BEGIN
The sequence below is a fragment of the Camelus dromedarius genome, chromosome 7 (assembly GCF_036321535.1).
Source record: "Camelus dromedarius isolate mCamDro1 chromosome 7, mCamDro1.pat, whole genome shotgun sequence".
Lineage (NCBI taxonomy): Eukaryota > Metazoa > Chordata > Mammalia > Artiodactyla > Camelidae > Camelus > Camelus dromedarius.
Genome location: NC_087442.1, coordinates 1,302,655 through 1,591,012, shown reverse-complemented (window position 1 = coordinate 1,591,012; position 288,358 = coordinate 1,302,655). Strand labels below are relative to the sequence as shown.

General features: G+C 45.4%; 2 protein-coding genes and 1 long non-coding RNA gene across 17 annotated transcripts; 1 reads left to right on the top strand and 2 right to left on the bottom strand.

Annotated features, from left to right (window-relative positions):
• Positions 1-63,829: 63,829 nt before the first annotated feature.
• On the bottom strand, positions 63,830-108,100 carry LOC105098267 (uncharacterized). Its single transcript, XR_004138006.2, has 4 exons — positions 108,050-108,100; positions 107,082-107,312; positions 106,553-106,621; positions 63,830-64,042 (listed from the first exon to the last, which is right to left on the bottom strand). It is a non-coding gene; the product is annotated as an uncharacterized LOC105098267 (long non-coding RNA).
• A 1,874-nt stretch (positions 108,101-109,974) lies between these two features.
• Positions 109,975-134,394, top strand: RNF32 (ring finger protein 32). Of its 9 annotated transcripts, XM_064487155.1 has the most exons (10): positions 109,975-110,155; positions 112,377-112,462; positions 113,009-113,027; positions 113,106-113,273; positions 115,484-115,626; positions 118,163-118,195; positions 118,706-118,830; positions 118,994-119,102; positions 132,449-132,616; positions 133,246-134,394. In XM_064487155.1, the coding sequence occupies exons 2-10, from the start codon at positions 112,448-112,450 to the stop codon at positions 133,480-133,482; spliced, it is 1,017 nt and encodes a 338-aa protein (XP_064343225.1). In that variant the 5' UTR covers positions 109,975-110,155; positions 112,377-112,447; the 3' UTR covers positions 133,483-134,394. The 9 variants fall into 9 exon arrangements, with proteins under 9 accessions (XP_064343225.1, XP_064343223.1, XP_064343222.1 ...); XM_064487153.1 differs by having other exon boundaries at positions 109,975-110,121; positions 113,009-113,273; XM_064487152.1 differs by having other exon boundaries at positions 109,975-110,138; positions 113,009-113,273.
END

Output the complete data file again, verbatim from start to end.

The sequence below is a fragment of the Camelus dromedarius genome, chromosome 7 (assembly GCF_036321535.1).
Source record: "Camelus dromedarius isolate mCamDro1 chromosome 7, mCamDro1.pat, whole genome shotgun sequence".
Lineage (NCBI taxonomy): Eukaryota > Metazoa > Chordata > Mammalia > Artiodactyla > Camelidae > Camelus > Camelus dromedarius.
Genome location: NC_087442.1, coordinates 1,302,655 through 1,591,012, shown reverse-complemented (window position 1 = coordinate 1,591,012; position 288,358 = coordinate 1,302,655). Strand labels below are relative to the sequence as shown.

General features: G+C 45.4%; 2 protein-coding genes and 1 long non-coding RNA gene across 17 annotated transcripts; 1 reads left to right on the top strand and 2 right to left on the bottom strand.

Annotated features, from left to right (window-relative positions):
• Positions 1-63,829: 63,829 nt before the first annotated feature.
• On the bottom strand, positions 63,830-108,100 carry LOC105098267 (uncharacterized). Its single transcript, XR_004138006.2, has 4 exons — positions 108,050-108,100; positions 107,082-107,312; positions 106,553-106,621; positions 63,830-64,042 (listed from the first exon to the last, which is right to left on the bottom strand). It is a non-coding gene; the product is annotated as an uncharacterized LOC105098267 (long non-coding RNA).
• A 1,874-nt stretch (positions 108,101-109,974) lies between these two features.
• Positions 109,975-134,394, top strand: RNF32 (ring finger protein 32). Of its 9 annotated transcripts, XM_064487155.1 has the most exons (10): positions 109,975-110,155; positions 112,377-112,462; positions 113,009-113,027; positions 113,106-113,273; positions 115,484-115,626; positions 118,163-118,195; positions 118,706-118,830; positions 118,994-119,102; positions 132,449-132,616; positions 133,246-134,394. In XM_064487155.1, the coding sequence occupies exons 2-10, from the start codon at positions 112,448-112,450 to the stop codon at positions 133,480-133,482; spliced, it is 1,017 nt and encodes a 338-aa protein (XP_064343225.1). In that variant the 5' UTR covers positions 109,975-110,155; positions 112,377-112,447; the 3' UTR covers positions 133,483-134,394. The 9 variants fall into 9 exon arrangements, with proteins under 9 accessions (XP_064343225.1, XP_064343223.1, XP_064343222.1 ...); XM_064487153.1 differs by having other exon boundaries at positions 109,975-110,121; positions 113,009-113,273; XM_064487152.1 differs by having other exon boundaries at positions 109,975-110,138; positions 113,009-113,273.